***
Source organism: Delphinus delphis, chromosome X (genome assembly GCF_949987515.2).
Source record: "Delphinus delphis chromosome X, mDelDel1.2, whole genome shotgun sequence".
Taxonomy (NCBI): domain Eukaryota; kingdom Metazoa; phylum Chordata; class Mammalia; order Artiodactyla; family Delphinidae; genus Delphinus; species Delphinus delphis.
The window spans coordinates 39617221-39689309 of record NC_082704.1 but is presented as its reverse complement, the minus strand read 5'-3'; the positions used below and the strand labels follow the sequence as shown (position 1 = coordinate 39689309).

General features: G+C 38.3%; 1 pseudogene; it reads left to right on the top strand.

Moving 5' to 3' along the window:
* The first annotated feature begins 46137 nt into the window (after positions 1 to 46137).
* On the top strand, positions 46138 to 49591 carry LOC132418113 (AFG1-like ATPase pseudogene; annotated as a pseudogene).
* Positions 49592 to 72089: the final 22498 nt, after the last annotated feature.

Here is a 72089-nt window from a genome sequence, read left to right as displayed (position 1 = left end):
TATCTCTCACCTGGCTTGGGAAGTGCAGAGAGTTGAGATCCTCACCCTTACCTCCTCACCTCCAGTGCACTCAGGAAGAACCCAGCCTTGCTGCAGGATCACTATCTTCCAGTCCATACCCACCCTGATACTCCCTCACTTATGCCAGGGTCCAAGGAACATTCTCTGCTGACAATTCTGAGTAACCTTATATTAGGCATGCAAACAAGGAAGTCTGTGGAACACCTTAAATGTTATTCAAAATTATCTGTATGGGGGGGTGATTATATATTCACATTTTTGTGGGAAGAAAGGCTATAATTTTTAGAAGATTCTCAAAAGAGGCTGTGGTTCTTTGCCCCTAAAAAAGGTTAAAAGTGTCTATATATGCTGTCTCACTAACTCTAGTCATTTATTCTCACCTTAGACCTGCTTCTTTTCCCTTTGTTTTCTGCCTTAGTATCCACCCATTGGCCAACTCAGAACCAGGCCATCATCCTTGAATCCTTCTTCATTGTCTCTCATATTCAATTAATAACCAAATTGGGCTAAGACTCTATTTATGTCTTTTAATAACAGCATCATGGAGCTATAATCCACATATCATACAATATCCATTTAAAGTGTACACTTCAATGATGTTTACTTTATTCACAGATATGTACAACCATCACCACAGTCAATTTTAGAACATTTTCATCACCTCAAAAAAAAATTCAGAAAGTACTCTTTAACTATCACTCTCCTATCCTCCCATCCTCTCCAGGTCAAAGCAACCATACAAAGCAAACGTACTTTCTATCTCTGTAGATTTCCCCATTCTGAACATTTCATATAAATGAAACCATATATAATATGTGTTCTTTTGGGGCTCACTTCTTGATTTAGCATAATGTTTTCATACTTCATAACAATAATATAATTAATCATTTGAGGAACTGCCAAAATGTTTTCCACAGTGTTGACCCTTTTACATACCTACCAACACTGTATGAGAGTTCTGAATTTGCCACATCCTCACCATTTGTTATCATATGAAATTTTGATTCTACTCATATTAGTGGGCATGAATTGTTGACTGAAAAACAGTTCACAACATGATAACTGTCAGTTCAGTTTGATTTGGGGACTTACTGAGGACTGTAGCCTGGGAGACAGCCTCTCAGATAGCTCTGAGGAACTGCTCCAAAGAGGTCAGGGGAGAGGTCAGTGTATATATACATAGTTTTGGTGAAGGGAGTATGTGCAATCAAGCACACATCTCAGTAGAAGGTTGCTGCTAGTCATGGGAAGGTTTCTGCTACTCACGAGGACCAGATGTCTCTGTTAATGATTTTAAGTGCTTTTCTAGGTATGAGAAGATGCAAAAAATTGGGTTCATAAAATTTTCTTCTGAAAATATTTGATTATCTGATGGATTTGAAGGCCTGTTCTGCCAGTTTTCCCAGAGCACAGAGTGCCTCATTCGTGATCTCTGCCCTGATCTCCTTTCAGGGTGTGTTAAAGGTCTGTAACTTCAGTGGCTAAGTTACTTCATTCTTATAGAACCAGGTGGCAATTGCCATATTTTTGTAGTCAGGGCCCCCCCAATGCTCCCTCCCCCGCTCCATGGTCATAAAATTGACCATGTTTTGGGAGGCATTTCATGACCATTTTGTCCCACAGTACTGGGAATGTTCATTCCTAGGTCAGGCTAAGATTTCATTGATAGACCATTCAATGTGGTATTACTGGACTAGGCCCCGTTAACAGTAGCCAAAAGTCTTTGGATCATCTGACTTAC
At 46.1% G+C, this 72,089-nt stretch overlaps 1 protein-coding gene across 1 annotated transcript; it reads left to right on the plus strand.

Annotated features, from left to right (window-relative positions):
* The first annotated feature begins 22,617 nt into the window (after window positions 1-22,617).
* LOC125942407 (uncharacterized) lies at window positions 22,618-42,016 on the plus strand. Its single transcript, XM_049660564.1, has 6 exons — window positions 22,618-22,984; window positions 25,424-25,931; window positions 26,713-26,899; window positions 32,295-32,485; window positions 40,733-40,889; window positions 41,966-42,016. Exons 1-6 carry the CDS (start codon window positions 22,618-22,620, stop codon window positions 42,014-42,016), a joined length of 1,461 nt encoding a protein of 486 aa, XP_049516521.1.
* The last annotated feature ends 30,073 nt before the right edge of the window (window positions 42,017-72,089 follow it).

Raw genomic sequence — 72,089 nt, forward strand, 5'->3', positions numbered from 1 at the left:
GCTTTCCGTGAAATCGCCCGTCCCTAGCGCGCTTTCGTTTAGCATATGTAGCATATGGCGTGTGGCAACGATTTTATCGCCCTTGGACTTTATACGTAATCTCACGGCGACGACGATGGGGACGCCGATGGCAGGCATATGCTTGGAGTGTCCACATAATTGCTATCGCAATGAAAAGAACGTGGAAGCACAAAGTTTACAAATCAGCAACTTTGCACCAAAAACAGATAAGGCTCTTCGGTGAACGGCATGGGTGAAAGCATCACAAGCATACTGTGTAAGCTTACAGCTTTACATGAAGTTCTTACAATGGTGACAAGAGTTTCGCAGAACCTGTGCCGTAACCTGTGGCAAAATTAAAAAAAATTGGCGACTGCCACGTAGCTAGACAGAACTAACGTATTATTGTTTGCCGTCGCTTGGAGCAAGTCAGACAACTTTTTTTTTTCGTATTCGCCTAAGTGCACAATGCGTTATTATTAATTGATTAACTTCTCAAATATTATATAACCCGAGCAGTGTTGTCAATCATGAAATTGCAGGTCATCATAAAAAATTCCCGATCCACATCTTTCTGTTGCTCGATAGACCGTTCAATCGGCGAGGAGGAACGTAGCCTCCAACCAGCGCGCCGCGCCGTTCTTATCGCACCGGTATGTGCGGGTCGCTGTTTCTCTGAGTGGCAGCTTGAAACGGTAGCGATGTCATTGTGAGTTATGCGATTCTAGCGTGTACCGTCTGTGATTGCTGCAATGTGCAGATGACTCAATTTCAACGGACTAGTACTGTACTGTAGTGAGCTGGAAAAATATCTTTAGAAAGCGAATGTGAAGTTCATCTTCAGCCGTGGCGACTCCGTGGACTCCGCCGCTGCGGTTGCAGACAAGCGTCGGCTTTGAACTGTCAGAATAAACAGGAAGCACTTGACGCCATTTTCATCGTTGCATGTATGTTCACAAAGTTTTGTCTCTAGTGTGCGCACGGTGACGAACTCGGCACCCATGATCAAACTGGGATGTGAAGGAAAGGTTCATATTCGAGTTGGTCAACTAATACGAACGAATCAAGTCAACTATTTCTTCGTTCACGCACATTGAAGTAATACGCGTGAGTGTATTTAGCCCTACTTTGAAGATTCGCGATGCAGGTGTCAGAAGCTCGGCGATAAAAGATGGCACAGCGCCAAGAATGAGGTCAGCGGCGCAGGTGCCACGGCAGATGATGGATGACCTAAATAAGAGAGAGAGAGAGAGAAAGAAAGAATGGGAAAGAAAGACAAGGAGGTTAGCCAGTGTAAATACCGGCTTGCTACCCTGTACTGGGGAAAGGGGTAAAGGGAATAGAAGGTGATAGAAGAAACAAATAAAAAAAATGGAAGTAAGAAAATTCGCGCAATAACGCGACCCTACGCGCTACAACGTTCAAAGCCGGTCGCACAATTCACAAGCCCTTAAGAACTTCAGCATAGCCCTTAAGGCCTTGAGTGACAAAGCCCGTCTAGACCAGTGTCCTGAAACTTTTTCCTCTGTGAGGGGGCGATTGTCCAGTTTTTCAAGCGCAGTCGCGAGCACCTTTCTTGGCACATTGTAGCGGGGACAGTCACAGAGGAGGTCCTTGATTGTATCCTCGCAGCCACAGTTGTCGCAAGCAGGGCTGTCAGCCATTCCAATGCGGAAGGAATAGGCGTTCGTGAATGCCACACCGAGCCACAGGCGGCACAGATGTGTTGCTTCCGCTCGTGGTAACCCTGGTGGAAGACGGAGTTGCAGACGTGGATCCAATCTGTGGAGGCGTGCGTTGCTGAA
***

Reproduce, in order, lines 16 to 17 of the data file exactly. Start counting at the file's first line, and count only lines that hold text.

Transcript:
* The last annotated feature ends 30,073 nt before the right edge of the window (window positions 42,017-72,089 follow it).

Raw genomic sequence — 72,089 nt, forward strand, 5'->3', positions numbered from 1 at the left: